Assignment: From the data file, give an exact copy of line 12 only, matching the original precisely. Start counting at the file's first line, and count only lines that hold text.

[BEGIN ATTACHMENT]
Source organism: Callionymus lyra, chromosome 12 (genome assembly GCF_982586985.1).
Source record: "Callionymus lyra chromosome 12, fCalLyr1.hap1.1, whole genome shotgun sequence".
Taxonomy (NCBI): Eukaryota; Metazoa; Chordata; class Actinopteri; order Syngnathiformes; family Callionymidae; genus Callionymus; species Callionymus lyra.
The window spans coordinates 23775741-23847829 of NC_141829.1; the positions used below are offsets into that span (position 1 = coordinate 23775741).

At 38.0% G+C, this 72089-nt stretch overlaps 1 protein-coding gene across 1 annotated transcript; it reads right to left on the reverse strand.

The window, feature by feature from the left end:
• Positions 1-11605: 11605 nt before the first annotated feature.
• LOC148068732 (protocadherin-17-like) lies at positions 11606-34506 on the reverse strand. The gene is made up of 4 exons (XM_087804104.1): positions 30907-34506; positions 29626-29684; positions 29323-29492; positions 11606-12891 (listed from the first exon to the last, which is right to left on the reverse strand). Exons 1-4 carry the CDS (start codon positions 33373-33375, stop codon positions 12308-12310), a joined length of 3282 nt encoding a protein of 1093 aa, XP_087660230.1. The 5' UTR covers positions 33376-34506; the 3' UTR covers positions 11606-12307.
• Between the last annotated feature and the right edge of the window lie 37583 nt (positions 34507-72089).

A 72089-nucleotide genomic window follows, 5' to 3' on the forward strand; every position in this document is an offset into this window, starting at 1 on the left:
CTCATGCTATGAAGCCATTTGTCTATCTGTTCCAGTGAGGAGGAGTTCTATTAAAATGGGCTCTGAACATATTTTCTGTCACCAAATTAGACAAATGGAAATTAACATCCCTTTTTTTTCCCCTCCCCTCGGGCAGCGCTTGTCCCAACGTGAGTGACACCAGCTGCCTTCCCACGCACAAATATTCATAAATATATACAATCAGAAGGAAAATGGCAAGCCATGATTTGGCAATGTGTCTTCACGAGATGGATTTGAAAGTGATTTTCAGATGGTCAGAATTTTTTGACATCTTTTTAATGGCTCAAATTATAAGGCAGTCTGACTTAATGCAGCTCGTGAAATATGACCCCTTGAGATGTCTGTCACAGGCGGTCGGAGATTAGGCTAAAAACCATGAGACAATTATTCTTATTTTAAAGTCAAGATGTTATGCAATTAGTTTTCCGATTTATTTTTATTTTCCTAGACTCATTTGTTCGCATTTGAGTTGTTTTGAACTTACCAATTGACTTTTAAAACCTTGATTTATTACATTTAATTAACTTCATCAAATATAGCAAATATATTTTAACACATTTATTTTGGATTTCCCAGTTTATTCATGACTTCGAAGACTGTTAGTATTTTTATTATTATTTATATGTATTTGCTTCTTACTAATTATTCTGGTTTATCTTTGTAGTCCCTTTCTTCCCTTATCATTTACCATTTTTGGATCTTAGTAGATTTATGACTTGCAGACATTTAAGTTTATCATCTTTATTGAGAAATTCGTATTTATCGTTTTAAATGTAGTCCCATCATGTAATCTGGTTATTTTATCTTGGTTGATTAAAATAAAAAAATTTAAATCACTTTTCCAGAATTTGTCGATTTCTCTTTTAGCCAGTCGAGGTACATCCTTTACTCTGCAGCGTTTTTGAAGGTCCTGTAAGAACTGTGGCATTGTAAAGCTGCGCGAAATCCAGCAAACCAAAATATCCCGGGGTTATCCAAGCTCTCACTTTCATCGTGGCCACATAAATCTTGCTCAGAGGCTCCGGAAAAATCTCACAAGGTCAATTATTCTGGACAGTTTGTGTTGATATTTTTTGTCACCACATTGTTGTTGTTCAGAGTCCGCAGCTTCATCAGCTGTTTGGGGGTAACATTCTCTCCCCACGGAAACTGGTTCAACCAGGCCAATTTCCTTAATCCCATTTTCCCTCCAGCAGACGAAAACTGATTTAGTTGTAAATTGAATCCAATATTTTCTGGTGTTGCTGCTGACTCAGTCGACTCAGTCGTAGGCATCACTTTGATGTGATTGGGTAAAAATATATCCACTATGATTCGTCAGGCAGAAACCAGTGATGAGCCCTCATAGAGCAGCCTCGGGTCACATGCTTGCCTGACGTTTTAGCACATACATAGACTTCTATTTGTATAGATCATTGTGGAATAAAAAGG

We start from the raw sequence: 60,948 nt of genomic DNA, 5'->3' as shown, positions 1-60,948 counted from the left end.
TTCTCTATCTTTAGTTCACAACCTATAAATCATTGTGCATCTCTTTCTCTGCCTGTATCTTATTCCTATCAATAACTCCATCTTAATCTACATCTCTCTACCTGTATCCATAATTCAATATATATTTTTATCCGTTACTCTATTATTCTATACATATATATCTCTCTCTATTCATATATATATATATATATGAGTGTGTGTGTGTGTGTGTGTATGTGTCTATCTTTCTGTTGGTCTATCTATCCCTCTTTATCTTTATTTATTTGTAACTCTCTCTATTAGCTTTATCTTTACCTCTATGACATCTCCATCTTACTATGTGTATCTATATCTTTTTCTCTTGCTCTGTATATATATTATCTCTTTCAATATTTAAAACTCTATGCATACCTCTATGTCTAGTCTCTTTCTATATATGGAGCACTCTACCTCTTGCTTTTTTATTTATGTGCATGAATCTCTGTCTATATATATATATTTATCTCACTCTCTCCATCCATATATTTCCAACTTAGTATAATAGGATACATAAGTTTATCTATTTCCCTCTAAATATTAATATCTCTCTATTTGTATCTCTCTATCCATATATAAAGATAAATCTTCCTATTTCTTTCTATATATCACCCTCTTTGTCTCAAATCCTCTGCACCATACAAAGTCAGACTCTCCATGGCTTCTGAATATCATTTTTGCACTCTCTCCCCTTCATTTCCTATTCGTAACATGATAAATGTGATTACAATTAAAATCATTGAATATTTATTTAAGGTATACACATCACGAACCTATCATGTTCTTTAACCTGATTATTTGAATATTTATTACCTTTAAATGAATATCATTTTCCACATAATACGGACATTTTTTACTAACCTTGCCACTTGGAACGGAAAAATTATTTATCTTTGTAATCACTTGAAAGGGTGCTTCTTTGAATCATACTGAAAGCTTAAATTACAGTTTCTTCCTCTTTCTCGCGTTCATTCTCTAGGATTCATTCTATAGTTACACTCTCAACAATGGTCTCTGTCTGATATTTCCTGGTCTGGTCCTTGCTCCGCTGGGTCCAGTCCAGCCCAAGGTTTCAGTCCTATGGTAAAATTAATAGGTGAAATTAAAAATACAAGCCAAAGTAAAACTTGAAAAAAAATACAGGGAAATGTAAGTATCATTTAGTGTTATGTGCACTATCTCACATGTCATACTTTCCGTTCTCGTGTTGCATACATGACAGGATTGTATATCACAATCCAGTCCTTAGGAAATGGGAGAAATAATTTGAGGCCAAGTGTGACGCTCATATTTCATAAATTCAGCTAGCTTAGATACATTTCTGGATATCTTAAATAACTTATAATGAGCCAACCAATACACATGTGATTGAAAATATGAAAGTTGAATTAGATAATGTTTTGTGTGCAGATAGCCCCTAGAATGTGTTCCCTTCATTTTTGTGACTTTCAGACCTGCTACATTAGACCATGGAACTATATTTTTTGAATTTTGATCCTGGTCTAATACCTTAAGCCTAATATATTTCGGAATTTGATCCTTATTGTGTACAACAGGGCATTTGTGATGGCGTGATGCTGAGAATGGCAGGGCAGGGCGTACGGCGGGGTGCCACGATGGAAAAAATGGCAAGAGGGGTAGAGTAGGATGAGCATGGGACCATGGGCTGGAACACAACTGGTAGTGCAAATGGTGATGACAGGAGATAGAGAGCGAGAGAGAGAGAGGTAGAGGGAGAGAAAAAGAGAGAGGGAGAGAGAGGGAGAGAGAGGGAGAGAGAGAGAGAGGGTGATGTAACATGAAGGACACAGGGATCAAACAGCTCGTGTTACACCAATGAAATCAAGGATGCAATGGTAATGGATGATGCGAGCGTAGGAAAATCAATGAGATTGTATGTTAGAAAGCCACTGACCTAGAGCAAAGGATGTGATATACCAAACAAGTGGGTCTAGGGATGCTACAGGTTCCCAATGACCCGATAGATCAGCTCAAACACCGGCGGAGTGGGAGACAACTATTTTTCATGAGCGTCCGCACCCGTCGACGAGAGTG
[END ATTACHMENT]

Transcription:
We start from the raw sequence: 60,948 nt of genomic DNA, 5'->3' as shown, positions 1-60,948 counted from the left end.